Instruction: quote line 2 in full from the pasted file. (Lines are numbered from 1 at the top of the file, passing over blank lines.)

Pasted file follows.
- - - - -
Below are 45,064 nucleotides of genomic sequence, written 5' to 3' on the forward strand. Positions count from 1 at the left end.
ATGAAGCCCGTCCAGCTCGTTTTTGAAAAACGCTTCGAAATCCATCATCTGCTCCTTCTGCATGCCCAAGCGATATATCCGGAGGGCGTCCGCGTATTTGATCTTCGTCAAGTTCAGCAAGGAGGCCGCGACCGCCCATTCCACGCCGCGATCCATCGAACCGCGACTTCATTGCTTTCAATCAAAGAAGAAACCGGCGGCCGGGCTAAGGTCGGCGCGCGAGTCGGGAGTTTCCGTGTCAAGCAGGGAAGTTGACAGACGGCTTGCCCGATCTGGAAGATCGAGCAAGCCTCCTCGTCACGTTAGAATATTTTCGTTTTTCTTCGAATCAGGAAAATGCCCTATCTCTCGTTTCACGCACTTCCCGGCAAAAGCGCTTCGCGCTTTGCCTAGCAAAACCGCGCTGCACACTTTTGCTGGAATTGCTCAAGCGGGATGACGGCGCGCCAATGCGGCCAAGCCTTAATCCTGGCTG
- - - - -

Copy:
ATGAAGCCCGTCCAGCTCGTTTTTGAAAAACGCTTCGAAATCCATCATCTGCTCCTTCTGCATGCCCAAGCGATATATCCGGAGGGCGTCCGCGTATTTGATCTTCGTCAAGTTCAGCAAGGAGGCCGCGACCGCCCATTCCACGCCGCGATCCATCGAACCGCGACTTCATTGCTTTCAATCAAAGAAGAAACCGGCGGCCGGGCTAAGGTCGGCGCGCGAGTCGGGAGTTTCCGTGTCAAGCAGGGAAGTTGACAGACGGCTTGCCCGATCTGGAAGATCGAGCAAGCCTCCTCGTCACGTTAGAATATTTTCGTTTTTCTTCGAATCAGGAAAATGCCCTATCTCTCGTTTCACGCACTTCCCGGCAAAAGCGCTTCGCGCTTTGCCTAGCAAAACCGCGCTGCACACTTTTGCTGGAATTGCTCAAGCGGGATGACGGCGCGCCAATGCGGCCAAGCCTTAATCCTGGCTG